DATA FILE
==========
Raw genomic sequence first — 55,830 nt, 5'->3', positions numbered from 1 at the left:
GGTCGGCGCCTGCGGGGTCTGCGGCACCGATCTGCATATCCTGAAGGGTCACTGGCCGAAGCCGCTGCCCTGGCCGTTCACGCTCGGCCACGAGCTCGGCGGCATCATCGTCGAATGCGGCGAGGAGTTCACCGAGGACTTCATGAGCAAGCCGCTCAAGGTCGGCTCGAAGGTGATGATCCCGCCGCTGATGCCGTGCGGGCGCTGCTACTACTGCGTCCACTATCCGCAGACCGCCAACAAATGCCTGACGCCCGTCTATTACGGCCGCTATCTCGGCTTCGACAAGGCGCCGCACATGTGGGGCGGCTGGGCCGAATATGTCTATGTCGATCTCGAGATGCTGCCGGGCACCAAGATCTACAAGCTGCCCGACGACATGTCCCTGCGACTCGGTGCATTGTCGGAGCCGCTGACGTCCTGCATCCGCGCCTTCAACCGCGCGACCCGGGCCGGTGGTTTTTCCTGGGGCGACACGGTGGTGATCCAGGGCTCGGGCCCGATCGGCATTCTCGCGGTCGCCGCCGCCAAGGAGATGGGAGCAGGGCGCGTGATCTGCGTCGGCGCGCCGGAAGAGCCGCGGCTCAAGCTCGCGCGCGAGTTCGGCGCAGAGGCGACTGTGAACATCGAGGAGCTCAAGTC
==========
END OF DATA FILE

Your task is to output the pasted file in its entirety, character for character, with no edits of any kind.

Raw genomic sequence first — 55,830 nt, 5'->3', positions numbered from 1 at the left:
GGTCGGCGCCTGCGGGGTCTGCGGCACCGATCTGCATATCCTGAAGGGTCACTGGCCGAAGCCGCTGCCCTGGCCGTTCACGCTCGGCCACGAGCTCGGCGGCATCATCGTCGAATGCGGCGAGGAGTTCACCGAGGACTTCATGAGCAAGCCGCTCAAGGTCGGCTCGAAGGTGATGATCCCGCCGCTGATGCCGTGCGGGCGCTGCTACTACTGCGTCCACTATCCGCAGACCGCCAACAAATGCCTGACGCCCGTCTATTACGGCCGCTATCTCGGCTTCGACAAGGCGCCGCACATGTGGGGCGGCTGGGCCGAATATGTCTATGTCGATCTCGAGATGCTGCCGGGCACCAAGATCTACAAGCTGCCCGACGACATGTCCCTGCGACTCGGTGCATTGTCGGAGCCGCTGACGTCCTGCATCCGCGCCTTCAACCGCGCGACCCGGGCCGGTGGTTTTTCCTGGGGCGACACGGTGGTGATCCAGGGCTCGGGCCCGATCGGCATTCTCGCGGTCGCCGCCGCCAAGGAGATGGGAGCAGGGCGCGTGATCTGCGTCGGCGCGCCGGAAGAGCCGCGGCTCAAGCTCGCGCGCGAGTTCGGCGCAGAGGCGACTGTGAACATCGAGGAGCTCAAGTC